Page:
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United States v. Taylor

United States District Court, E.D. Virginia, Richmond Division

April 29, 2014



DAVID J. NOVAK, Magistrate Judge.

Charles L. Taylor ("Defendant") comes before this Court requesting that "police and court records relating to" his assault charge from 2012 be expunged and sealed. (Mot. for an Order of Expungement and Sealed ("Def.'s Mot.") (ECF No. 6) at 1-2.) The Government responds that this Court lacks jurisdiction to expunge Defendant's record, or, in the alternative, that no exceptional circumstances exist that warrant expungement. (Government's Resp. to Def.'s Mot. for an Expungement ("Gov.'s Resp.") (ECF No. 7) at 2-6.) On April 28, 2014, the Court held a hearing on the motion. For the reasons set forth below, this Court finds that it lacks jurisdiction to rule on Defendant's motion. Accordingly, Defendant's Motion for an Order of Expungement and Sealed (ECF No. 6) is DISMISSED.

I. Factual Background

On June 14, 2012, the United States filed a Criminal Information against Defendant, alleging that he had assaulted an individual while at Fort Lee, in violation of 18 U.S.C. § 113(a)(4). (Criminal Information (ECF No. 1) at 1.) On July 16, 2012, Defendant, represented by counsel, had his initial appearance before this Court, and the Government moved to continue the matter for six months. (Appearance of Counsel (ECF No. 2); Gov.'s Resp. at 1-2.) Upon agreement of Defendant and the Government, [1] the Court granted the motion and took the matter under advisement on the condition that Defendant would complete pretrial diversion. (Misdemeanor Proceedings (ECF No. 3).) On October 25, 2012, the Court dismissed the case with prejudice, because Defendant had fully complied with the terms of his pretrial diversion. (ECF No. 4 ("Dismissal Order").)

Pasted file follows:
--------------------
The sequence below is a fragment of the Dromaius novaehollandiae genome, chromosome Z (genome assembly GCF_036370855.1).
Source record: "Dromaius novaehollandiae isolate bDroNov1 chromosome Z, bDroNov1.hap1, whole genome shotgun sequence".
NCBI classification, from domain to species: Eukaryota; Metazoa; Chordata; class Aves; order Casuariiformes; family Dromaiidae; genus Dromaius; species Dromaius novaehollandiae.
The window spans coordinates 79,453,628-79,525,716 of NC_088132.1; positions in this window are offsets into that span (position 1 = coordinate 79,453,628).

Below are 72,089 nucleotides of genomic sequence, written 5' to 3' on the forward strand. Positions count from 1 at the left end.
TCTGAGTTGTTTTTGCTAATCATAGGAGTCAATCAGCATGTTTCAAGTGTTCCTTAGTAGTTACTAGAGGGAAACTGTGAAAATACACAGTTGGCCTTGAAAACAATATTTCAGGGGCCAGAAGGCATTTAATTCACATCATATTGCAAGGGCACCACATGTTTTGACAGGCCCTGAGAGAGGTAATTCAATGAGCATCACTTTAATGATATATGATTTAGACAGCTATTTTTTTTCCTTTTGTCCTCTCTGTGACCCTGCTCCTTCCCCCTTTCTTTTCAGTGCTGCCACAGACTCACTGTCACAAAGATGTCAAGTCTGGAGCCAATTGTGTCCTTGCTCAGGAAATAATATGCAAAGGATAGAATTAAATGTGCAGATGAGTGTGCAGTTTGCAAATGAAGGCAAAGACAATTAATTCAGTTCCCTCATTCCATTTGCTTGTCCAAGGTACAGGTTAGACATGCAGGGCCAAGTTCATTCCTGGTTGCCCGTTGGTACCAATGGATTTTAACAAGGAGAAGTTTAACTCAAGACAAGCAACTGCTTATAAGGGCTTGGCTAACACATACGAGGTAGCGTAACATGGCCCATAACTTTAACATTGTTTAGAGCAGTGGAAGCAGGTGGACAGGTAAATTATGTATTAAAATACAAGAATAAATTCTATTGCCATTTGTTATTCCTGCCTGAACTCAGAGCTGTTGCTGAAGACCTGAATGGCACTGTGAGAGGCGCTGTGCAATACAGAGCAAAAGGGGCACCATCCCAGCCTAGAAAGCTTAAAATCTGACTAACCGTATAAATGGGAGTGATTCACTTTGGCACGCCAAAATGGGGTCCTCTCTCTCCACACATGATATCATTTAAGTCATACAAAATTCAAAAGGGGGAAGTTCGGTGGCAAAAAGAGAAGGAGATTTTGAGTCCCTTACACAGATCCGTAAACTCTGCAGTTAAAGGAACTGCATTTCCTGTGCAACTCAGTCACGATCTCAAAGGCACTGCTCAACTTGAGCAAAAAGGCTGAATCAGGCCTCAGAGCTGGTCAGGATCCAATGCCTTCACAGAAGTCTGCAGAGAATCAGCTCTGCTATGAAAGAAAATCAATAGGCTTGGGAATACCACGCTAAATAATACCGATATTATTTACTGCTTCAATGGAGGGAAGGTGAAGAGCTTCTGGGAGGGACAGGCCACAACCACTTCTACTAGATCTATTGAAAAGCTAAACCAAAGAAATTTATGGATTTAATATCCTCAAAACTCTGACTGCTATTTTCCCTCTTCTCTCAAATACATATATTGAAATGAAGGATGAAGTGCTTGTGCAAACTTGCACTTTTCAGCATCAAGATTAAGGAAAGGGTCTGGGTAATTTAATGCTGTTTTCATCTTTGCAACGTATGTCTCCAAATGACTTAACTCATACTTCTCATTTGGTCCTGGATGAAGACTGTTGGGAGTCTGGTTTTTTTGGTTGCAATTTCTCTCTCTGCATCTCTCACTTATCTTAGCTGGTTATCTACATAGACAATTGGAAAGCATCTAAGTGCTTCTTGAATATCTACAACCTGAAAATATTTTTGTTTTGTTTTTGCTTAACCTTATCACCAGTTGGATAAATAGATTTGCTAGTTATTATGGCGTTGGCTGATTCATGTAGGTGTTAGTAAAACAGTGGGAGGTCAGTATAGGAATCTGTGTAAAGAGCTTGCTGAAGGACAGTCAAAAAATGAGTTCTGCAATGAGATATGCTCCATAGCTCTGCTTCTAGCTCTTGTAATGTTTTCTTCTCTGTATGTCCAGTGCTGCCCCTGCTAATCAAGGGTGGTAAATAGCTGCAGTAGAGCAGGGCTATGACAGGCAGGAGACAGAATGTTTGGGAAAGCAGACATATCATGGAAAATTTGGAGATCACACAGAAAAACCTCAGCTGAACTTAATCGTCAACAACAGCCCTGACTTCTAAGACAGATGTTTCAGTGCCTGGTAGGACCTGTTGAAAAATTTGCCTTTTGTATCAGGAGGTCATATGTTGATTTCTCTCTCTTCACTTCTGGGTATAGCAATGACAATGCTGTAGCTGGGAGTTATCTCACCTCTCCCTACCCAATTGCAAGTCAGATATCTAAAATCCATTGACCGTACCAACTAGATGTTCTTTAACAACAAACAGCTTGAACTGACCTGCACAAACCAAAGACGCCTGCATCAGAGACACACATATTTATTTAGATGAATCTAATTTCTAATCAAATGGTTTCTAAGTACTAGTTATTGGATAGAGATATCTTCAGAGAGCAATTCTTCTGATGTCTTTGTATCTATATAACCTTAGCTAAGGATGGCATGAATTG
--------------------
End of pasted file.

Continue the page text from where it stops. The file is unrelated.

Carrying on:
Defendant now alleges that the dismissed charge against him continues to cause his co-workers and superiors to alienate him. (Taylor's Resp. to Government's Objection to Mot. for Expungement ("Def.'s Resp.") (ECF No. 8) at 4-5.) Specifically, Defendant feels that the Special Assistant United States Attorneys ("SAUSAs") did not deal with Defendant honestly, because the SAUSAs "knew [Defendant] was innocent" but proceeded with pretrial diversion anyway. (Def.'s Resp. at 5-6.) As a result, Defendant asks this Court to expunge his arrest record and to seal the records related to this case. (Def.'s Mot. at 2; Def.'s Resp. at 6.)